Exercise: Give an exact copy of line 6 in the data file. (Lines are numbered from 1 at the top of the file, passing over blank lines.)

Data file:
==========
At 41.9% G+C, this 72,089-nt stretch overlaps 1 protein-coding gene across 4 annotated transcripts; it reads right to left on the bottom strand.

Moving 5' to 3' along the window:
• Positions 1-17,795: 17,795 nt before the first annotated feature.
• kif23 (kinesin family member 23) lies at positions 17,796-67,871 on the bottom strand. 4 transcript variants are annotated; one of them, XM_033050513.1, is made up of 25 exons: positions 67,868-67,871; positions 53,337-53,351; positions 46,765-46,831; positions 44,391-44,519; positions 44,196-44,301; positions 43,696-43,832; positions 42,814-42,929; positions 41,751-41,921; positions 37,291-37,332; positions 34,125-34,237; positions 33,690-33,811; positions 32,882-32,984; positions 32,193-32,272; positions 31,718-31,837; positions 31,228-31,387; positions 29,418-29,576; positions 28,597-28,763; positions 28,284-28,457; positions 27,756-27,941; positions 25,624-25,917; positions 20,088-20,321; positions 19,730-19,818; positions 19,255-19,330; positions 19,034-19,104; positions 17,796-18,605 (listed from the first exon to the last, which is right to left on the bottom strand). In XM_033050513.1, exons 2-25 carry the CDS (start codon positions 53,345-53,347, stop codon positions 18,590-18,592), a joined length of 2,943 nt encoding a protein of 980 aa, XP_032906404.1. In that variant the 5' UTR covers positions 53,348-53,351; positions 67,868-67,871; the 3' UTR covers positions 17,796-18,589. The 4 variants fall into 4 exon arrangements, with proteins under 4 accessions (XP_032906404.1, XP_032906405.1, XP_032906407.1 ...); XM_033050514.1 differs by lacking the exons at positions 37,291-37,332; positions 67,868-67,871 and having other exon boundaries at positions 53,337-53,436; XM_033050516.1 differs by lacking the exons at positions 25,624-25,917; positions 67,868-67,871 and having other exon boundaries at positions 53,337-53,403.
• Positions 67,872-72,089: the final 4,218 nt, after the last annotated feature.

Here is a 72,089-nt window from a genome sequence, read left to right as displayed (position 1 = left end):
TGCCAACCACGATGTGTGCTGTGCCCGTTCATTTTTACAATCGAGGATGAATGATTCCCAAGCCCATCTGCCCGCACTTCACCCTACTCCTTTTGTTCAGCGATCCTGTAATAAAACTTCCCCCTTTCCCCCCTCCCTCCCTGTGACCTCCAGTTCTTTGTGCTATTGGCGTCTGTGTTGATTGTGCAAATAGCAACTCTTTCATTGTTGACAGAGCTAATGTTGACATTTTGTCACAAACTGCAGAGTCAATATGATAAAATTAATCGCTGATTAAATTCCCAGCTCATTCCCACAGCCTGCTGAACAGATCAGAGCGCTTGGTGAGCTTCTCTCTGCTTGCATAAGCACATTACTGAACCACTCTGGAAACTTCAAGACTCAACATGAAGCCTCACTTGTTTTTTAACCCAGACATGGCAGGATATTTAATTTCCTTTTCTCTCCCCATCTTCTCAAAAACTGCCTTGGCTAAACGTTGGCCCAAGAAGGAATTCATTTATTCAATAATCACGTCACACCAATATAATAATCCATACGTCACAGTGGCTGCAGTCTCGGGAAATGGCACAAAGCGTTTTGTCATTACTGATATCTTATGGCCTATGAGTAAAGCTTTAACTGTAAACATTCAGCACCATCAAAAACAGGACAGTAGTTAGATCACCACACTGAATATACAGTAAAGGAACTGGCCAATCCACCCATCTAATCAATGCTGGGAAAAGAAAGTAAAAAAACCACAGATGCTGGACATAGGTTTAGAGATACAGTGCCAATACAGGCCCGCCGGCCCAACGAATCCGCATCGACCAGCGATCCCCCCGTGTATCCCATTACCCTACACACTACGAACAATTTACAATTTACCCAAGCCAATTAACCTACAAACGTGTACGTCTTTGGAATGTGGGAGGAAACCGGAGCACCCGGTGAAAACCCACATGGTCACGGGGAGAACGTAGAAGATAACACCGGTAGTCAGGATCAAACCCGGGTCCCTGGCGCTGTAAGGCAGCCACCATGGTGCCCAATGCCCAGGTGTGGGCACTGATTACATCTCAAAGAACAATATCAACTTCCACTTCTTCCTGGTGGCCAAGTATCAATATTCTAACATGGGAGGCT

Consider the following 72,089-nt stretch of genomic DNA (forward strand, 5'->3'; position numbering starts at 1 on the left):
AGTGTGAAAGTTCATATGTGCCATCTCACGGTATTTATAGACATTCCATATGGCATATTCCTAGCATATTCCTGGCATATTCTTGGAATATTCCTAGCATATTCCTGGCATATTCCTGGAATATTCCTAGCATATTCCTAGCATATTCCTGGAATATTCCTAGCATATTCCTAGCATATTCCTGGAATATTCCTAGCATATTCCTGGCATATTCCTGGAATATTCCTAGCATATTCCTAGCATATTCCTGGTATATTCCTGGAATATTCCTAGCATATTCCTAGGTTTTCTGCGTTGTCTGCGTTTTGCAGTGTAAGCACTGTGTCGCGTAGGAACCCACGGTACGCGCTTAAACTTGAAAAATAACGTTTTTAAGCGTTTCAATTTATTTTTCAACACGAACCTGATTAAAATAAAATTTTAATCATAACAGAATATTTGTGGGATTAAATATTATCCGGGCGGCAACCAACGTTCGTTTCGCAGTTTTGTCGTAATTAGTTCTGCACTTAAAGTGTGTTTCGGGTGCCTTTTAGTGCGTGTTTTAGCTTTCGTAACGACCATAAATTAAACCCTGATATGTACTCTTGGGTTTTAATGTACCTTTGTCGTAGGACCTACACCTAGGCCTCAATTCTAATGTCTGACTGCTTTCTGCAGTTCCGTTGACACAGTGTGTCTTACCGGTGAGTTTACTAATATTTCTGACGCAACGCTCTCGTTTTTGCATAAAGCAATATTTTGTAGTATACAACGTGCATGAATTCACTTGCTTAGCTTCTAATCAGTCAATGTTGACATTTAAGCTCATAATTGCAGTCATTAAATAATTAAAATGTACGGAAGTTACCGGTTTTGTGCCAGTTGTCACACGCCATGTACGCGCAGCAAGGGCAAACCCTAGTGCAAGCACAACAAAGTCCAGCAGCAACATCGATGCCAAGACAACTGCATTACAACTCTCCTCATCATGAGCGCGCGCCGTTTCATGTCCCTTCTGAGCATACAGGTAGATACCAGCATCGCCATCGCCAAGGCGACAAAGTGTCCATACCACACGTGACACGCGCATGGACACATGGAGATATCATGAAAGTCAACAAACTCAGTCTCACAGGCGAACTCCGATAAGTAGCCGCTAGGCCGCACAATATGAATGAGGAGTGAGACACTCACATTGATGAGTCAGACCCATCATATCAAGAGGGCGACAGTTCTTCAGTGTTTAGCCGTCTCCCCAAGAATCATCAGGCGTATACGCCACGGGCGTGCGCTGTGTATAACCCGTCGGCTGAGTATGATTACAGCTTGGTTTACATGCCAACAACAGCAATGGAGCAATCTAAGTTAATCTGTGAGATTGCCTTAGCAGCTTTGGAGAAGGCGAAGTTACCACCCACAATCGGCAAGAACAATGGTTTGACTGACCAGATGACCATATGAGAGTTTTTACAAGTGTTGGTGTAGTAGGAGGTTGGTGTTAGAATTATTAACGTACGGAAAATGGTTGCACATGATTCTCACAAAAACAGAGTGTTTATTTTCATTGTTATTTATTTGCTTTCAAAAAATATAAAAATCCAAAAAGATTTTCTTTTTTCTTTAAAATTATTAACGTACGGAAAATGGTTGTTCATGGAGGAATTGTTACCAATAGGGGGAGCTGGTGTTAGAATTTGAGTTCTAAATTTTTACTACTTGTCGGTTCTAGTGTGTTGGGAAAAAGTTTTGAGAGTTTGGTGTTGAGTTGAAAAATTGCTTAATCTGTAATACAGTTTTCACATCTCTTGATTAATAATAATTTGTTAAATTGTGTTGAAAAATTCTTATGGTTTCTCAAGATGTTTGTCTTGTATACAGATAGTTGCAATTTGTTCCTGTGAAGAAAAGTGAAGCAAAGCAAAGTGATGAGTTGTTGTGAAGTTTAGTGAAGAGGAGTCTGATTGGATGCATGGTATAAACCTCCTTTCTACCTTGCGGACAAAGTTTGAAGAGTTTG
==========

Here is a 72,089-nt window from a genome sequence, read left to right as displayed (position 1 = left end):